Three days north of the border confirmed the longstanding perception that, on some issues, Scottish planning policy is perhaps ahead of England.
Albeit one issue, where our Scottish Divisions undoubtedly share our English pain, is the extra delays and costs incurred through liaison with the water industry. Indeed maybe more so, given that allocated sites in Scotland can routinely face huge delays and demands to fund capacity studies which, frankly, ought to have already been completed long ago to inform the development plan allocation.
As a planner the removal of strategic development plans in Scotland brings mixed feelings. Taking away the delays and complexity caused by an extra tier of plan-making obviously sounds attractive. But the reality is that strategic planning is simply better at making the necessarily difficult strategic decisions on the level and location of growth (and no growth).
With strategic planning long gone in England we are actually seeing local plans only providing for 88% of national housing need. The Duty to Cooperate down south has hardly been a huge success in accelerating housing delivery and, as a planner, I do question whether removing strategic planning delivers better planning no and growth. Albeit that strategic planning at the national (rather than regional) level may be more feasible in Scotland?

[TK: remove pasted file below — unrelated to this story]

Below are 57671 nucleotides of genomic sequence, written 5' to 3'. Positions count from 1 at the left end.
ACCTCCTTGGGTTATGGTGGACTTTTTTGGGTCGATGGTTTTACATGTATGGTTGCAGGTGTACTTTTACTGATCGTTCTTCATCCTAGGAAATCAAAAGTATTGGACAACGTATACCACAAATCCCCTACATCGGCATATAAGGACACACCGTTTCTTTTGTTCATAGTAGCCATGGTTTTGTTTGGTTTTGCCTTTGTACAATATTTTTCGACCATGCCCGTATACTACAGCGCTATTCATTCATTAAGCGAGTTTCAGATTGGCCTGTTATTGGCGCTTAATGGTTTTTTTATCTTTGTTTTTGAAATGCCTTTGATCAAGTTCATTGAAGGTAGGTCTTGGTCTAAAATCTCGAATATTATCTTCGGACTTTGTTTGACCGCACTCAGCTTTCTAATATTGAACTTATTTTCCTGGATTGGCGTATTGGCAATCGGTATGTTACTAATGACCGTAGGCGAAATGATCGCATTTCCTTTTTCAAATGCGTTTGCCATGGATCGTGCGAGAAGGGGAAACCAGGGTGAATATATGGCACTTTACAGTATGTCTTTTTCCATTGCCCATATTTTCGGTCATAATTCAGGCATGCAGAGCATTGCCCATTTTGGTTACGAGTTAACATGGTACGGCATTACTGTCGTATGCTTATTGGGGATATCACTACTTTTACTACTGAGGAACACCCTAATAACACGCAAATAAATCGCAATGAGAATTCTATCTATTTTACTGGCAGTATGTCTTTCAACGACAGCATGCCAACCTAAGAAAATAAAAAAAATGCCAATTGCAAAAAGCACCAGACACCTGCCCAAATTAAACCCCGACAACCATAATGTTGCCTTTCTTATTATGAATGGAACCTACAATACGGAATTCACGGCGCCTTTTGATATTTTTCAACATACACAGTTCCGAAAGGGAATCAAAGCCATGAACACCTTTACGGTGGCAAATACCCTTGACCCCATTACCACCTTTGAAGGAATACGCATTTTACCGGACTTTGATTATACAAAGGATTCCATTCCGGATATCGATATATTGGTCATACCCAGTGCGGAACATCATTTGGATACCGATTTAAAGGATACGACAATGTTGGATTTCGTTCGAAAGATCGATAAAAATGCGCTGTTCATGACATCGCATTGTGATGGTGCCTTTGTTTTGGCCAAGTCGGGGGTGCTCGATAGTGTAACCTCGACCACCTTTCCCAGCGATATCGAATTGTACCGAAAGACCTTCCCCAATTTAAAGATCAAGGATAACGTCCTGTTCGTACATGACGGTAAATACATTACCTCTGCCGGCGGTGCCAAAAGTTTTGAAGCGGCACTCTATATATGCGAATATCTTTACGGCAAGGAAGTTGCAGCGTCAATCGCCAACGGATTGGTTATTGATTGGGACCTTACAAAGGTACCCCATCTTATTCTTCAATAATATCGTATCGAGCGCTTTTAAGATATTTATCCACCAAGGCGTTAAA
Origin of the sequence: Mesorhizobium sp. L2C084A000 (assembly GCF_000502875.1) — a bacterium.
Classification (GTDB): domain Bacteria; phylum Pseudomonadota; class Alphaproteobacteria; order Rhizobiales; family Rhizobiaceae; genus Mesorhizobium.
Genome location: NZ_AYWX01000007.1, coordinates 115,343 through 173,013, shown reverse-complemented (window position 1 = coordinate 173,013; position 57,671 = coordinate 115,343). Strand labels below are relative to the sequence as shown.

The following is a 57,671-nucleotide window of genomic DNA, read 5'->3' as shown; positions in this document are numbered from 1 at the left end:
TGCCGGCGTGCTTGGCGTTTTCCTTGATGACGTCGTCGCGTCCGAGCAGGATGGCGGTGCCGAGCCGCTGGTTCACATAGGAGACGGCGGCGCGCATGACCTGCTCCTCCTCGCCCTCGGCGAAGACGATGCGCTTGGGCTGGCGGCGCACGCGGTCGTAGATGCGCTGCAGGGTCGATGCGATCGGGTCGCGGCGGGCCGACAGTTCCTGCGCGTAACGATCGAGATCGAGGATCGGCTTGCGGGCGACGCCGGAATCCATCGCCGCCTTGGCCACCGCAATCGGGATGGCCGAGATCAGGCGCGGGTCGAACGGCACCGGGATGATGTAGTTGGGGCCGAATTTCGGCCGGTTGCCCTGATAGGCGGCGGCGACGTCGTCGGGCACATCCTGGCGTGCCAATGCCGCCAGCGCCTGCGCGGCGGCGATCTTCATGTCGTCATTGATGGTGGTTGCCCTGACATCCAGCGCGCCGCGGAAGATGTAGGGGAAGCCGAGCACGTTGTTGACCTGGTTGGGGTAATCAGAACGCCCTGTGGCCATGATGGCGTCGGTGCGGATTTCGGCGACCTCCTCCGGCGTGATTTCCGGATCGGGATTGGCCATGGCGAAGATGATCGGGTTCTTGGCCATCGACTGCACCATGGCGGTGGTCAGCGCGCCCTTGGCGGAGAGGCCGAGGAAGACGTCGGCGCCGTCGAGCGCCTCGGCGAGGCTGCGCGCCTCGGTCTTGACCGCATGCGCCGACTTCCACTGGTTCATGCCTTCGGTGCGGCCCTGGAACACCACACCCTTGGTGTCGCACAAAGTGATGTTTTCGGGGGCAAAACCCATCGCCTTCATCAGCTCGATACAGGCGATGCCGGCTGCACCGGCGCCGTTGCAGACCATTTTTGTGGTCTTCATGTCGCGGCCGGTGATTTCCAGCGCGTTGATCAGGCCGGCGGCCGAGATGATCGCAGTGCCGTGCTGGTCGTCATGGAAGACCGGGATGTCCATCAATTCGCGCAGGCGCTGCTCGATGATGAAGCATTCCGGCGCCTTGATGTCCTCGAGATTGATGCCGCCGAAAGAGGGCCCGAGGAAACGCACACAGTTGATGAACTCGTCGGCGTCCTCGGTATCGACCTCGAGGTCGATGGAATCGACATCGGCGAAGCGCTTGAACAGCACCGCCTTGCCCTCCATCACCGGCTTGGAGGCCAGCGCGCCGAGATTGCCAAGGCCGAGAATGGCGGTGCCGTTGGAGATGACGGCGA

Also mixed feelings towards the huge recent increases in Scottish planning fees. Obviously such increases are accepted if they deliver a better and faster service in delivering growth. But again, evidence of this correlation can be hard to find when looking at England.
The introduction of the new Local Place Plans has strong political backing and appears to have many similarities with English Neighbourhood Plans. As always, the attraction for housebuilders is the opportunity to work with local communities to find out where housing growth is needed and how perceived impacts can be mitigated. English experience points to the necessity of the higher order plan being crystal clear on the level and location of housing need. Local Place Plans will fail in their purpose if they are simply used by anti-development groups as a means to prevent new homes in a locality.
There’s no doubt its exciting times to be a planner and/or a housebuilder in Scotland especially with this week’s publication of the new Scottish Planning Bill. That said, I can’t help thinking that an equivalent to the English NPPF is needed, making it clear that the presumption in favour of sustainable development kicks in if there is insufficient land supply and no up-to-date local plan. My reading of some recent Scottish appeal decisions only reinforces this view. Albeit perhaps this could be sour grapes from being on the wrong end of several Scottish decisions recently!!
Yet a few weeks ago, we won an appeal decision for new homes in Green Belt because the (entirely sensible IMHO) Green Belt policy allowed the development to come forward given the severe local shortage of housing AND the fact that the new homes would have no adverse impact on coalescence, openness and landscape quality.
PS Final point, on a completely different subject, is to mention the greatest living Scotsman, albeit I am biased as a Newcastle Falcons season ticket holder. Namely Doddie Weir who is currently doing unbelievably great work supporting MND via his Doddie’5 Trust. (@DW5Trust). Please join me in donating at https://t.co/QuQMfz2Rql